In a move that was expected, Sun Microsystems has announced it has a Xen Hypervisor offshoot called xVM (stands for X86 Virtual Machine) that has appeared in OpenSolaris, but hasn’t yet been included in the standard version of Solaris.

Don’t expect to see this happen any time soon, and the first inclusion into Solaris will likely be in the form of a VMWare appliance, running on a hardware appliance.  Yes, thats right, Sun wants to provide a hardware appliance that would be the best place to host their virtual appliance.  Guess you have to get that hardware business into view at every opportunity, hmm?

Ian Murdock’s Project Indiana (an attempt to modernize and streamline the best of Linux-like advances into Solaris) will likely be the first place where we’ll see this integration occur.  Apparently there might be some performance enhancements that result from it’s running on OpenSolaris, or so this blog claims.

You can see some slides from a presentation about xVM and get more information.


Well, unfortunately I did not get to personally attend Linux World in San Francisco last week, but fortunately for me – there are tons of outlets for me to get details on what the buzz was all about last week. If any of you happened to be there, and have additional comments/insights to share, I’d love to see some comments posted…

SearchEnterpriseLinux’s Jack Loftus posted a blog entry which links to several other articles and interesting summaries… as good a place to start as any.

Then of course, there’s the official LinuxWorld 2007 conference website which has links to several major industry announcements and even promises to have videos of all the keynotes – although they aren’t posted quite yet.

If you’re interested in seeing some of Novell CEO Ron Hovsepian’s keynote where he discusses how we can accelerate adoption of Linux (in general), you can read a summary from Jack Loftus here, a summary from CNet here and watch the entire keynote via Flash here or even download Ron’s slides here. Personally, I think he did a good job of conveying the message (yes, I’m probably a bit biased, but I think his points are generally right on for enterprise Linux), and yes I truly think his points (if followed) would help Linux in general and SUSE.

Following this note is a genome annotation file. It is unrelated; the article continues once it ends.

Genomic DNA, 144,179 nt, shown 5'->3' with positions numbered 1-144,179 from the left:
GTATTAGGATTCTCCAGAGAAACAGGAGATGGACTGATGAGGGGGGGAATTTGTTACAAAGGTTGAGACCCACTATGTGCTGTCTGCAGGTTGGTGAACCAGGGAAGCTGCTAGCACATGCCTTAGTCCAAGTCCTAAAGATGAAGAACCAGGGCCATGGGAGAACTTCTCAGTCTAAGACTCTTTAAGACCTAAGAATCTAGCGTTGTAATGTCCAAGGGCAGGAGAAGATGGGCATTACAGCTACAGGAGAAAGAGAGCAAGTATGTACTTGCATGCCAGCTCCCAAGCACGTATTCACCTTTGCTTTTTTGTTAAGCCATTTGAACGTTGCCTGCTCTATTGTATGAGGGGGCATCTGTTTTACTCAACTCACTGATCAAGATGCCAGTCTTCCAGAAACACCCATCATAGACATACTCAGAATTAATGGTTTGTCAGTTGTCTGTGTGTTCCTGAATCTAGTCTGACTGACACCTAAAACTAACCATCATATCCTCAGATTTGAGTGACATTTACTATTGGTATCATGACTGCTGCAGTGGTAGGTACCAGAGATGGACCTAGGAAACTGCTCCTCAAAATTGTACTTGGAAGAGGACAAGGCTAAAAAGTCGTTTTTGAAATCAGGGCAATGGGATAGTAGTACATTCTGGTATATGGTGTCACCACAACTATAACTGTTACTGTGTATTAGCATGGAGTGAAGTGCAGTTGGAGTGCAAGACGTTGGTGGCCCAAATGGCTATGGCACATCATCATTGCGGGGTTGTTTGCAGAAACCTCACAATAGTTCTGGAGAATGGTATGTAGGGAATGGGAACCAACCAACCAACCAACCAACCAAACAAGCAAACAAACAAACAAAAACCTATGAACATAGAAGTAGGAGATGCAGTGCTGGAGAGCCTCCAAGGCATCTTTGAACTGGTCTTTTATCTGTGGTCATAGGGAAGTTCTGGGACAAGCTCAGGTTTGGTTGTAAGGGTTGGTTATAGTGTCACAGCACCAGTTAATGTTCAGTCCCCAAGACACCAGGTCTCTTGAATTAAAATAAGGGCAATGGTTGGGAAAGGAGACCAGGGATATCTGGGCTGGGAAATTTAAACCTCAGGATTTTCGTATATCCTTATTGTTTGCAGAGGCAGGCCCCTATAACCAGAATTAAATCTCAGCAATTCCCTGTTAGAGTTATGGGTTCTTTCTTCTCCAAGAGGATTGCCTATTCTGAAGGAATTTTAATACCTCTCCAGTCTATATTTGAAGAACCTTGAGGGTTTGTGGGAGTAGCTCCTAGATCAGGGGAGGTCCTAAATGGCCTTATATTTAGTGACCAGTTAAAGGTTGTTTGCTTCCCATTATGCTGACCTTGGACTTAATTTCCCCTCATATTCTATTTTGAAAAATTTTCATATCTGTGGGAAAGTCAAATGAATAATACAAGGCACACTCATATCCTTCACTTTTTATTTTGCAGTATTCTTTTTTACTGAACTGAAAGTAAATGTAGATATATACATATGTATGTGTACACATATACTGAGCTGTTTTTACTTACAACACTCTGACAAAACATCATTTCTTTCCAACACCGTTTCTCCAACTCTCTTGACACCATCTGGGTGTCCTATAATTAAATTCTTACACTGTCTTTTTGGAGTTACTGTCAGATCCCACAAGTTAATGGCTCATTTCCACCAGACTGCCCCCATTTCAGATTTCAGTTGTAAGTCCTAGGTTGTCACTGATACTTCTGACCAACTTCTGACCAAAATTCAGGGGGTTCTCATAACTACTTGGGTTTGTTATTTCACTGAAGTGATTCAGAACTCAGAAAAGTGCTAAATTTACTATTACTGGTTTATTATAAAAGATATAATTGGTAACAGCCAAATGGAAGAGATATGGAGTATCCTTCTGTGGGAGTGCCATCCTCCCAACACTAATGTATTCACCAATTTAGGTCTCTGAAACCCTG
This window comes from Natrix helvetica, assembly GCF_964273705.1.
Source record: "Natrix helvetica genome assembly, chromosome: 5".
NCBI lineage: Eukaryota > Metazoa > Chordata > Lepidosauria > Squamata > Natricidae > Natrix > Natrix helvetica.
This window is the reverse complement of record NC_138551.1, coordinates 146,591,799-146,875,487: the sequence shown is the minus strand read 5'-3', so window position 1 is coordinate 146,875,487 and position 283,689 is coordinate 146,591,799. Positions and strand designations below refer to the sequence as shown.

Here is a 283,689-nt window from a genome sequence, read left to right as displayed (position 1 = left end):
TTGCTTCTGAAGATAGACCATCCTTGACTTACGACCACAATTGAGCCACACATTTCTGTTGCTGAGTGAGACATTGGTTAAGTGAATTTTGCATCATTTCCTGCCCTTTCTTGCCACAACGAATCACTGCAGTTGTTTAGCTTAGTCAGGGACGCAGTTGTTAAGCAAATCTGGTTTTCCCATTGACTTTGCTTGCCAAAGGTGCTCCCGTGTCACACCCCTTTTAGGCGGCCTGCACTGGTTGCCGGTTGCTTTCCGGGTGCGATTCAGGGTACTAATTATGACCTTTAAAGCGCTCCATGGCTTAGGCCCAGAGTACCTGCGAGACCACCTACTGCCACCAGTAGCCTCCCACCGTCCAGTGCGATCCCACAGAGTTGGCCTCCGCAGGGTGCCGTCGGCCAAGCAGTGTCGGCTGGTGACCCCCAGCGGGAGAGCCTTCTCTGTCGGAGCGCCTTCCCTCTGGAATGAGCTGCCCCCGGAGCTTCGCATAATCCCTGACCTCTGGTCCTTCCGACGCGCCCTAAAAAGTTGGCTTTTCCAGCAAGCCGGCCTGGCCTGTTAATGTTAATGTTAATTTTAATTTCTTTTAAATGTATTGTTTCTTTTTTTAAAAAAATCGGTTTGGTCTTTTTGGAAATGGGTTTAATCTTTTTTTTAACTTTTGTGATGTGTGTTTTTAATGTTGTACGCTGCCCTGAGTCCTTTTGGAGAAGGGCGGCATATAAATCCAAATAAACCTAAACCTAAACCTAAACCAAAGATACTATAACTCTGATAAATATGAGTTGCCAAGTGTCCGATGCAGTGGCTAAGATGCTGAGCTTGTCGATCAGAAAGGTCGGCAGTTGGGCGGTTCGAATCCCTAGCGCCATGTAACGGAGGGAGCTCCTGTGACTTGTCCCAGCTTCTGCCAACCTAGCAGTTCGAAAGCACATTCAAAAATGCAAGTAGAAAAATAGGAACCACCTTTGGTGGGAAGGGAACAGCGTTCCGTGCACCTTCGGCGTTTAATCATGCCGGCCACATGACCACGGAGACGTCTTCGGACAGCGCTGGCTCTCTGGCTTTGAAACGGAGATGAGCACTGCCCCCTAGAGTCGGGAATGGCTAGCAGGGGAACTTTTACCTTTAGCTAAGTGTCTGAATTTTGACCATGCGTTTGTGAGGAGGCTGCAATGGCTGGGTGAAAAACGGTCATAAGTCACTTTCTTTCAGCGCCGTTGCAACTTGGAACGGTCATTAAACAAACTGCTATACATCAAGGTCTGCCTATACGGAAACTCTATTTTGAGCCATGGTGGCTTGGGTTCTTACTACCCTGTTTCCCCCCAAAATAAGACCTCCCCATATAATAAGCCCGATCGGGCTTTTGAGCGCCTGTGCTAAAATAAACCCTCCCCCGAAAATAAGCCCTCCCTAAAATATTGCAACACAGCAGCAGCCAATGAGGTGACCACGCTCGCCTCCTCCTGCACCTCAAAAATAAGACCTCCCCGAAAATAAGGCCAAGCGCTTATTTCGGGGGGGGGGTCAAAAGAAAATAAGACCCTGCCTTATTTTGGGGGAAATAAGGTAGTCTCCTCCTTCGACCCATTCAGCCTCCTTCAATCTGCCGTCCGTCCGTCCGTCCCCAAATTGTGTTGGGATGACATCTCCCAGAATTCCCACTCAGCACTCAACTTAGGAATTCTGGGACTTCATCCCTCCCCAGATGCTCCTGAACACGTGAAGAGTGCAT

Here’s a link to Novell’s press kit for Linux World – we had several exciting press announcements to share last week… definitely check these out!

You can also check out Novell CMO’s video blog entries from the Linux World show floor here and here.

Novell’s Russ Dastrup video guru also created a couple of videos for the show… here and here.

Finally, I’m one of those “visual” people… so I love multimedia. BIG THANKS to the folks at TechTargetTV for putting a series of videos together on YouTube which show some of the highlights/reflections of the conference. My favorite, has to be their video of the “Bag of Schwag” – pretty funny!

  • TrainingSep 18-21, 2007 @ Atlanta, GA
  • Advanced Technical Training: 4 days, Lecture + Hands on
  • Help us out and put your favorite Linux specialist’s name in the “Special Instructions” or “Customer Code” field when you register.
  • More Details

More events in the East…

Redmayne-Bentley, a stock broker firm in the UK switched from an aging legacy Unix platform to SUSE Linux Enterprise on Unisys systems. The firm’s main issues were to reduce costs, improve security and provide constant availability, which they did with Unisys’s and Novell’s help, resulting in:

  • Transaction speeds jumped 10x
  • Batch processing dropped to less than an 1/8th of previous times
  • Improved failbacks and security
  • No disruption to ongoing business

Silicon.com has a well-written wrapup on this case study, while the Unisys site has the definitive view of the migration.



Here are some public success stories for customers using SUSE Linux Enterprise Server on the (zSeries) System z platform:


Related blog entries of interest:


There’s also a whitepaper that talks about running SLES on System z:
Server Consolidation with SUSE Linux Enterprise Server on IBM System z

Expert Moiz Kohari discusses SUSE Linux Enterprise Real Time in this edition of the Novell Open Audio podcast.

Check out the Podcast here.

IBM released a new virtual Linux environment called “IBM System p Application Virtual Environment” or “System p AVE” into public beta today.  Neither way of referring to this new technology is particularly mellifluous or easy to pronounce, but regardless this is seriously good news for those who have System p hardware and want to take better advantage of Linux on those boxes.

System p already has a very healthy market share at 31.5% of revenue, according to the numbers for 2006 and System p AVE’s advent is sure to help grow this market share.  Now it’s possible to consolidate AIX and Linux on the same server, the supported systems and applications are listed briefly here.

Some of the notable capabilities of AVE are:

  • Ability to run most Linux X86 binaries unmodified on System p
  • Virtual X86 environment and file structure
  • Dynamic translation and mapping of X86 instructions to Power
  • Caching to improve system performance
  • No need to re-compile, translate or alter existing distributions

For more info on this beta, including the signup forms to get involved, visit the System p AVE landing page.

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